Focusing On Myself In My Early Twenties
What will be your Everdays? What will be the legacy you leave behind?
If you asked me this question when I was in my 20s, my answer would have been much different than it is today. In my 20s, I was chasing after personal achievements. My focus was precisely aimed on myself which meant furthering my education, my career, and my personal happiness.
I sought more money, so I could buy a house, take trips, and acquire stuff. When I achieved a goal, I took a shot of joy and fulfillment, but the high was temporary. It exited my system as quickly as it entered until I stepped up onto the next rung on the endless ladder. At that time in my life, my Everdays – my legacy – looked like professional accolades and material success.
Chasing My Children’s Happiness
Then, I married and had two beautiful children. My focus widened, but only a little. I was concerned with bettering the lives of three people instead of only one. This meant making enough money to afford family vacations and buy them stuff. Their achievements were my achievements; their happiness was my happiness. My Everdays became the “American Dream”.
Suggested Read: Our Children Need Us Now More Than Ever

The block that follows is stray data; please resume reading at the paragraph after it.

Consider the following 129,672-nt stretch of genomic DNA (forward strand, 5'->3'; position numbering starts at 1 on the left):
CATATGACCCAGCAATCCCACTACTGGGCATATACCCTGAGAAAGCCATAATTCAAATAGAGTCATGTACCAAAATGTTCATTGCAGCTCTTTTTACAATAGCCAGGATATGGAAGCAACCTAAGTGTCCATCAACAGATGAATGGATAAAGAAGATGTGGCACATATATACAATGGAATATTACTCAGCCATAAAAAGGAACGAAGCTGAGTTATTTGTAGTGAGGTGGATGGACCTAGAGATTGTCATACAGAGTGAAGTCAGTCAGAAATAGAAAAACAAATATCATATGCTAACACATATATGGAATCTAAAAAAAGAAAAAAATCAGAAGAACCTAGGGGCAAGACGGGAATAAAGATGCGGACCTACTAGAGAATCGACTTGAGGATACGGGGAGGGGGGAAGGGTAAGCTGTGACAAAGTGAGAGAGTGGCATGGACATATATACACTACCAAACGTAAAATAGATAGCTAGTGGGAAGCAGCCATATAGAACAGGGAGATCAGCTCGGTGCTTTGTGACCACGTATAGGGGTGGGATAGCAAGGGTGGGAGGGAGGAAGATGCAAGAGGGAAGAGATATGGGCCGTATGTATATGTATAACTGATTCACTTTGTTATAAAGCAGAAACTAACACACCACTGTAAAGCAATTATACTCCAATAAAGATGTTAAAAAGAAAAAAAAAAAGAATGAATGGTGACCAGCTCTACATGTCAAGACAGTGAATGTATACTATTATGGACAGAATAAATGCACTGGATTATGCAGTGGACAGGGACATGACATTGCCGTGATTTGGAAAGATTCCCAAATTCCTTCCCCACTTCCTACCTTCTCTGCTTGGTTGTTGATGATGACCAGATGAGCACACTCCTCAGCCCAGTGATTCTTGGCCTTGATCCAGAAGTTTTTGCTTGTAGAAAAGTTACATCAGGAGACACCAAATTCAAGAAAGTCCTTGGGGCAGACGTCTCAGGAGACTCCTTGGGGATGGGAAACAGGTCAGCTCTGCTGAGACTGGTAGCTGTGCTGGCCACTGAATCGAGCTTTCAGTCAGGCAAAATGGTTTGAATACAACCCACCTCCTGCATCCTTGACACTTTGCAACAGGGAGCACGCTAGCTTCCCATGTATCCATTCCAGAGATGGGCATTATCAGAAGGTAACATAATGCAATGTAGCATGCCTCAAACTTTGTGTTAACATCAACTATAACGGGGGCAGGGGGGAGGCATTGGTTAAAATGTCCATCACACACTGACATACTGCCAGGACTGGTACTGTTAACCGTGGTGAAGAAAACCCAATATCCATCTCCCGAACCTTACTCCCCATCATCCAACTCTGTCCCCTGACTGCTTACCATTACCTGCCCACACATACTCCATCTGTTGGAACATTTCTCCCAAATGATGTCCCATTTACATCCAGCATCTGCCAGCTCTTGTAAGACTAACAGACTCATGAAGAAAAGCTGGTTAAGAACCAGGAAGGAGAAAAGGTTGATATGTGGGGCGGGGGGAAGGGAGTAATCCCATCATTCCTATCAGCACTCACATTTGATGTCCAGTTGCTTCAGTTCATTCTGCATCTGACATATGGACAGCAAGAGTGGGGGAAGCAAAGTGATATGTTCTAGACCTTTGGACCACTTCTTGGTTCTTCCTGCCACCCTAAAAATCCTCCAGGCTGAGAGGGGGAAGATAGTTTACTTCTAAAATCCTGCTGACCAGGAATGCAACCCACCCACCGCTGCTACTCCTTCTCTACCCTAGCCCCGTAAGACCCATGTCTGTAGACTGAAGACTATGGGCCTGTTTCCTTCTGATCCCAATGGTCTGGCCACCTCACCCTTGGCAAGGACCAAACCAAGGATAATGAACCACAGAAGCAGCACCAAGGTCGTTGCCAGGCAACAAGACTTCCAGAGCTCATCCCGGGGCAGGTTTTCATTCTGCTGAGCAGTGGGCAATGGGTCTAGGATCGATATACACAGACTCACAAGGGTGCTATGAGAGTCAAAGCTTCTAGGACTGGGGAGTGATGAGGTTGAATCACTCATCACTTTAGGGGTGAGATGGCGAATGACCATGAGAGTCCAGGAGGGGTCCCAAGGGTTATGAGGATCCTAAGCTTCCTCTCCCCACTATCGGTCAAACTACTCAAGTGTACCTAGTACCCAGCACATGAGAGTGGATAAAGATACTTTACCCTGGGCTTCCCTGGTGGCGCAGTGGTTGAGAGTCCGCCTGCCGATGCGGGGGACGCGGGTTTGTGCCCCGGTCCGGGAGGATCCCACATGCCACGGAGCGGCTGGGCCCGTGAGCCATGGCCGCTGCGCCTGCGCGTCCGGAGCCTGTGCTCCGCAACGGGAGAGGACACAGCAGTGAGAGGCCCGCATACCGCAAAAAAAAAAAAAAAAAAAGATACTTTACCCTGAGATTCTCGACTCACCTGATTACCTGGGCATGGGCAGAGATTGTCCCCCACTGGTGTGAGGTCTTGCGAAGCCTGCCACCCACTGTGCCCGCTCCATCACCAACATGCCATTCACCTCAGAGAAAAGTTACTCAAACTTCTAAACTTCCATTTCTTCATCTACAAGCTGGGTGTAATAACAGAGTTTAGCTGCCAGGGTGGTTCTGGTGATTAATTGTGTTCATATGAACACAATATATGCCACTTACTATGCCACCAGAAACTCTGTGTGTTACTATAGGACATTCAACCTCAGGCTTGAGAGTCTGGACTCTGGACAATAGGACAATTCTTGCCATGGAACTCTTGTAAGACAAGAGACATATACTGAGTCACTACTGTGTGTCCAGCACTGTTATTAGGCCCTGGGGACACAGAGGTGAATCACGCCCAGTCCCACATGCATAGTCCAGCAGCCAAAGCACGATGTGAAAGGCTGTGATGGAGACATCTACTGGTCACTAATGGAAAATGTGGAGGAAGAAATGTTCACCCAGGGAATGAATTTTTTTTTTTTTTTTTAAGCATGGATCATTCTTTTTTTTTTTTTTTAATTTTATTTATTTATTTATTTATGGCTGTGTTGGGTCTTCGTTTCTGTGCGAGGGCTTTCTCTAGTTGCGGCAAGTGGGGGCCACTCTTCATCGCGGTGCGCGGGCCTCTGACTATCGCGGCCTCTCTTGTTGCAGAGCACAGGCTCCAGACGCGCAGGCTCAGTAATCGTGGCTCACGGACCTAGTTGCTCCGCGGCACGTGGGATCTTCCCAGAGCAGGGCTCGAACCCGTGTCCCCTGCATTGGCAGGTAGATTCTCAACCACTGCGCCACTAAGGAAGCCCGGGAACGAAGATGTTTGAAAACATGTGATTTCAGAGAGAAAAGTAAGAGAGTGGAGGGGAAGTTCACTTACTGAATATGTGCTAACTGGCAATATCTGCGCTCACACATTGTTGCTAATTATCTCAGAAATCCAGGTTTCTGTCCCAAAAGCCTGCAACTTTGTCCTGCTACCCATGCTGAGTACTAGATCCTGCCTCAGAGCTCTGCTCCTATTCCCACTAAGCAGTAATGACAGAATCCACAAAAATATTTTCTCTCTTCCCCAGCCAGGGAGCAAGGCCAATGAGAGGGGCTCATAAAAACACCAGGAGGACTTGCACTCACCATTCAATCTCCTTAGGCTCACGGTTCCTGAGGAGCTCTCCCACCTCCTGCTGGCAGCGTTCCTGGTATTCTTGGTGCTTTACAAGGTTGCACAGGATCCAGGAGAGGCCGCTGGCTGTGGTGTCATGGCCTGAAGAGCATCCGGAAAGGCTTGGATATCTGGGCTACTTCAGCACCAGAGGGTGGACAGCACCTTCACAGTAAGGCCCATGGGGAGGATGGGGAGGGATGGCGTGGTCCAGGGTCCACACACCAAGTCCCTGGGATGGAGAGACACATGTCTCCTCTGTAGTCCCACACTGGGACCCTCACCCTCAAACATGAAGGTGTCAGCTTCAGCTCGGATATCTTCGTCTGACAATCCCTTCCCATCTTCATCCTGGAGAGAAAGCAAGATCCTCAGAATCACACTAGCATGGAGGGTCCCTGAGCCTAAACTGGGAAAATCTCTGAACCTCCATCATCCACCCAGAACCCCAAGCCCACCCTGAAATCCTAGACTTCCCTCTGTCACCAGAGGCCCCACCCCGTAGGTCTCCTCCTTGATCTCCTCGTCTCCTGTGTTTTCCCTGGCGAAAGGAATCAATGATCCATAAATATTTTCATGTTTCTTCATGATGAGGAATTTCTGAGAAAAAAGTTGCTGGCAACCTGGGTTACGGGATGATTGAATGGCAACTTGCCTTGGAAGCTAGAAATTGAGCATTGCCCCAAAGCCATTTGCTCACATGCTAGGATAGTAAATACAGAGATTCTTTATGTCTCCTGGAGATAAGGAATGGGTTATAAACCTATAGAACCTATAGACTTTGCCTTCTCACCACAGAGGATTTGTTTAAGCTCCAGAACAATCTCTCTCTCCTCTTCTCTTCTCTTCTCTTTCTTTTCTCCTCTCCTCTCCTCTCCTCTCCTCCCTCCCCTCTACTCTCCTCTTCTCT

Living Life With More Awareness
I anxiously awaited my next shot of joy but dreaded the crash. Similar to the fall from a sugar high, the “joy” crash can be dizzying. It leaves one feeling empty inside and questioning, “Is this all there is?” Chasing happiness becomes exhausting and eventually depletes us. Then, we stop and get off the treadmill.
These days, I’m much more aware of the tenuous nature of life and fleeting existence of time. That awareness has forced me to ponder some existential questions like:
- Why are we here?
- Am I doing my best with the amount of time I have left?
- What truly brings me sustained happiness and peace?
- When I finally leave this earth, will I be able to say I did the best I could?
Suggested Read: How To Let Go And Live Mindfully
What Will Be Your Everdays?
I remember sitting in mass one morning paying half attention when Father John Menner’s words caught my ear, “Your job is to bring joy to others.” I originally didn’t understand the profundity of his very concise statement. I pictured a person with a perpetual smile on his or her face desperately trying to please everyone ad nauseum. Now, I get it.
Life is about interdependence, not independence.
When we volunteer; do things for others; work for a greater cause or greater good; and try to make all lives better, we drink a big, full glass of joy that, like water, sustains not just our bodies but our souls.
I hope in the end, my Everdays is about making a difference and leaving this awe-inspiring planet a little bit better.
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What do you want your legacy to be?
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